Today I listened to an interview on NPR’s Sunday Edition with a physician from Medecins Sans Frontiers.
Tom Krueger, a surgeon, has worked with the group on missions in the Sudan and Liberia, among other countries. Amid the interview with Liane Hanson, Krueger spoke about the struggles of the work, particularly, about how hard it is to try to explain it to friends back home after returning. “You can’t describe…. the feeling of the heat on your body, the sweat running down your back, the smell of the unwashed bodies, the closed rooms, the (lack of) circulation; the smell of your own panic when you don’t know what to do,” Krueger articulated, in a documentary film on MSF that will be previewing in thousands of theaters worldwide tomorrow. “You can’t share that stuff.
Krueger’s words touched a deep chord. This physicians grounded and humble sense of the real work was an important touchstone for me as I currently navigate a pathway towards my own involvement with a non-profit I have donated much time to the past 2 and 1/2 years. When NPR interviewer Hanson asked him about the convenient myth of the valiant physician sacrificing him/herself for the greater good of mankind, and whether it felt like that, Krueger did not run off with the opportunity for self aggrandizement. His response seems modulated by years and years in the field, in the dirt, the hot, sticky, sickly smell of underresourced clinics around the world, the sticky humidity of tropics and too many bodies pressed too close in too tight a space.
I loved hearing Kruegers’ words on the radio. They describe what it does feels like to be part of that world for long days, weeks, months at a time. It expresses that reality that doing good work in the developing world, like anywhere, is intensely more complicated than a sound bite. It means acknowledging a lot of gray areas, it means getting out of the guesthouse and romantic adventure and doing your work in often intensely uncomfortable and unclean situations, often without any recognition at all. Most of all, its not about promoting your own mythology. Instead, it tends to make you more humble everyday.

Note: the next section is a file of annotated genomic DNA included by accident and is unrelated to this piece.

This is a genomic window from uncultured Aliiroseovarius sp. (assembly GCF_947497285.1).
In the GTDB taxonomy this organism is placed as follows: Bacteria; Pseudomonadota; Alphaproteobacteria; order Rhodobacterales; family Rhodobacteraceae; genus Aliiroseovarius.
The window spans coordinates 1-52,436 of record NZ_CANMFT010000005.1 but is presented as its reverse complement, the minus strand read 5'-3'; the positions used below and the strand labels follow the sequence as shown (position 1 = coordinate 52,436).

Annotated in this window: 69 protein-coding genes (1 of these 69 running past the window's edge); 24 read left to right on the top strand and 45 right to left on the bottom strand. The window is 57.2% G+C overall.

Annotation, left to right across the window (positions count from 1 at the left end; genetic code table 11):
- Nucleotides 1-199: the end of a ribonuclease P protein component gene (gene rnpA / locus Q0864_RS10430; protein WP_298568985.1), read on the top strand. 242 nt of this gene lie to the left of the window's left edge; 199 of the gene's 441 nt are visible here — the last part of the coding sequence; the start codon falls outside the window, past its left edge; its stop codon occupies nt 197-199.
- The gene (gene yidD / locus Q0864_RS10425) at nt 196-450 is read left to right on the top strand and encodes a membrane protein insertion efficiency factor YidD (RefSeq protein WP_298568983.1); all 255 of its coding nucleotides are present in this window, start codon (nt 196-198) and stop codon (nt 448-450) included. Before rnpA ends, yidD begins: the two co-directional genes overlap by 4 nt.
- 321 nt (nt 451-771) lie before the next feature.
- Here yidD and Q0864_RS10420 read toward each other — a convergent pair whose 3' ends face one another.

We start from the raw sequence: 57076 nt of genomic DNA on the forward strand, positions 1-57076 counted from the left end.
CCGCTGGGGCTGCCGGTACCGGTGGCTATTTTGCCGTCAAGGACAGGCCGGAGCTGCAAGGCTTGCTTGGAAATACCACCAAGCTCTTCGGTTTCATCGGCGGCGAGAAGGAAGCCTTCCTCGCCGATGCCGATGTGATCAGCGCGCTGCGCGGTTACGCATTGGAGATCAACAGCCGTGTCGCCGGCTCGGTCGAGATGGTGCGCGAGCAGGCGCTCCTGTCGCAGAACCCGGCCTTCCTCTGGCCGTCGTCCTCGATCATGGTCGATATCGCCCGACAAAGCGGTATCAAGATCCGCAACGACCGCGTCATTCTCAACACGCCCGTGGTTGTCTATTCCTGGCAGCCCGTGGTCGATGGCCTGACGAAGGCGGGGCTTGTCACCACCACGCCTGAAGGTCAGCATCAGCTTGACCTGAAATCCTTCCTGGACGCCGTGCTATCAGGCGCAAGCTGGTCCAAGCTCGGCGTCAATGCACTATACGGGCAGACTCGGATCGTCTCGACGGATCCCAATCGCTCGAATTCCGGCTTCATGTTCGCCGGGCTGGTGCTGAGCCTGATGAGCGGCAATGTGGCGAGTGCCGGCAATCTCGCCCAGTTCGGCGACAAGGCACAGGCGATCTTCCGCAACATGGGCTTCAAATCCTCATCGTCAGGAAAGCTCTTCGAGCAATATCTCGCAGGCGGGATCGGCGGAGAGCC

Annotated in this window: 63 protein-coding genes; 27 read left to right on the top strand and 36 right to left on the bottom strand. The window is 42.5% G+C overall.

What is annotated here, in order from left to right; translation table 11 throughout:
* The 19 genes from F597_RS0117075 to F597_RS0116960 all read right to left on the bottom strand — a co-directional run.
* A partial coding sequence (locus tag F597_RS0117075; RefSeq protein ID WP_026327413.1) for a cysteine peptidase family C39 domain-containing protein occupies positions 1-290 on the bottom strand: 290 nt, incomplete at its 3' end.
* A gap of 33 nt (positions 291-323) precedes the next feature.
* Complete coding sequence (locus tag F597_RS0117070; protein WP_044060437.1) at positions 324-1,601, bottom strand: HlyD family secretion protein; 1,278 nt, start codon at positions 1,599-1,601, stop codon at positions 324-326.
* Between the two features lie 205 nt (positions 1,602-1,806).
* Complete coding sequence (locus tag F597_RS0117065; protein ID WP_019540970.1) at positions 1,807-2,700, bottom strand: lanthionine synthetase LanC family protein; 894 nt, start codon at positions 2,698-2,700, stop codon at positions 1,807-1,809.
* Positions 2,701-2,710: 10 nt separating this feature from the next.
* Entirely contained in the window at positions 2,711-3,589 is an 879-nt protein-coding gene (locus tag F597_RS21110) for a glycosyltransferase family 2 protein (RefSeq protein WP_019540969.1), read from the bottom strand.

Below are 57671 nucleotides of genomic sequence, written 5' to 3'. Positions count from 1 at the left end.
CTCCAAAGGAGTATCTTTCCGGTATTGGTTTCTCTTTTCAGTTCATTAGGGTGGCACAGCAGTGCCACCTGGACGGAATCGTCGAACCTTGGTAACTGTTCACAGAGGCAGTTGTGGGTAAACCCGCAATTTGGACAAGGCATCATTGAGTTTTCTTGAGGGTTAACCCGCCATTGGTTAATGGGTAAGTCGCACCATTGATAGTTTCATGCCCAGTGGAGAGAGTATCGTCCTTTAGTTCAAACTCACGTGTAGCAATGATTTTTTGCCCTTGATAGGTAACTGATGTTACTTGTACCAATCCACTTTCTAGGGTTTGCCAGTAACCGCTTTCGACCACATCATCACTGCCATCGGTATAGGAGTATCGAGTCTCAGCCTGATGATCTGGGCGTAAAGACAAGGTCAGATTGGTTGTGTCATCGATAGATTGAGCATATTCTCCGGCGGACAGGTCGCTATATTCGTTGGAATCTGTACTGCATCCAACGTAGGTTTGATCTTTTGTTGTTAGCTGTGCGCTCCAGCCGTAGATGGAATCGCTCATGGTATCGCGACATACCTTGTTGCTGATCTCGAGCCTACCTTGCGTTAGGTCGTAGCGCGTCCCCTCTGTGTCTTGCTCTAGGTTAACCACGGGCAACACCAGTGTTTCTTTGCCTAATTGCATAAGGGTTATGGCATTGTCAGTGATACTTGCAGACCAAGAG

Trying to do good amid that daily reality, notes Krueger, doesn’t feel like being a part of anyone’s myth of the valiant savior. Instead, he explains, the reality you are surrounded by and making decisions within “Is a lot muddier than that. When you see the problems that these people have to contend with every day…you find a lot of these decisions to be a lot more painful than you find them in the scripted situations that we most of face, say, in hospitals in this country. “
What the work does give you, despite the doubts, the muddy areas, the discomfort, is this:
“It leaves you more dissatisfied a bit with who you are, with the culture in which you live, the medical system under which you live, the world as it is. And also- you see things with different eyes. You become a lot more invested in the world. After being in many of these places, I have to try and follow the news about what is happening, because, once you connect with the people in these places, they become a part of your life, and you worry over them.
On a one to one basis -with everybody you work with – they’re really no different from us. People hurt. People suffer. When you take care of people at times of illness like that, they’re at they’re most vulnerable. It changes you in ways that you process in an ongoing fashion from then on. “ http://www.npr.org/templates/story/story.php?storyId=121388800